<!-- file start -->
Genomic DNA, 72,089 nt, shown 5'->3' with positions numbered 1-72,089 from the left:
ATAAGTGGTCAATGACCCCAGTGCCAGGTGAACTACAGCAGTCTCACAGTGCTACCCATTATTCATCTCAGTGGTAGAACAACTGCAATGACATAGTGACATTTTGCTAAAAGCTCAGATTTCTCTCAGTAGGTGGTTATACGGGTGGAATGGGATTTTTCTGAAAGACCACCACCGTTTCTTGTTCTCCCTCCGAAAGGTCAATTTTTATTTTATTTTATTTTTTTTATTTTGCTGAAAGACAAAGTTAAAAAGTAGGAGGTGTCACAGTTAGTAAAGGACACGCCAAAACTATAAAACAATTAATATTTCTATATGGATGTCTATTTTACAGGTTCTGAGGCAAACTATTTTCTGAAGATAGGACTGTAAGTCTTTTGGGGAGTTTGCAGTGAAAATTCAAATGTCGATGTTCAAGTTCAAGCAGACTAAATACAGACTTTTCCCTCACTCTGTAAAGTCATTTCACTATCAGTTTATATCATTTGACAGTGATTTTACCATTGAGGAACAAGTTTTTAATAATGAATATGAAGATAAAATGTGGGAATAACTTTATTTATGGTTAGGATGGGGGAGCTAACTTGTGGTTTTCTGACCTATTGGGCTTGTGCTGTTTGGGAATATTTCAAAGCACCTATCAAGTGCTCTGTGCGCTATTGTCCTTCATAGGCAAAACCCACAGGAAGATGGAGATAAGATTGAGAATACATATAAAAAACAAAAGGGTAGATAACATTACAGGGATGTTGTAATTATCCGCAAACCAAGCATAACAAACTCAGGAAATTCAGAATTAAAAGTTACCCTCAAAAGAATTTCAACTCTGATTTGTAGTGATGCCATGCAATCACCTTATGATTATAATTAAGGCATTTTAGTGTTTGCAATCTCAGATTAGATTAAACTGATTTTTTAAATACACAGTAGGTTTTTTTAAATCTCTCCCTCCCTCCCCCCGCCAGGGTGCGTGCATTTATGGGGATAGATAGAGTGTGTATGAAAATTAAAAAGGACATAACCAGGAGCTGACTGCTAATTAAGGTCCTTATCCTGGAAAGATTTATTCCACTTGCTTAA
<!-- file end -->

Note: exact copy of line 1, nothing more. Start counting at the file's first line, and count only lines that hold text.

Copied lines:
Genomic DNA, 72,089 nt, shown 5'->3' with positions numbered 1-72,089 from the left: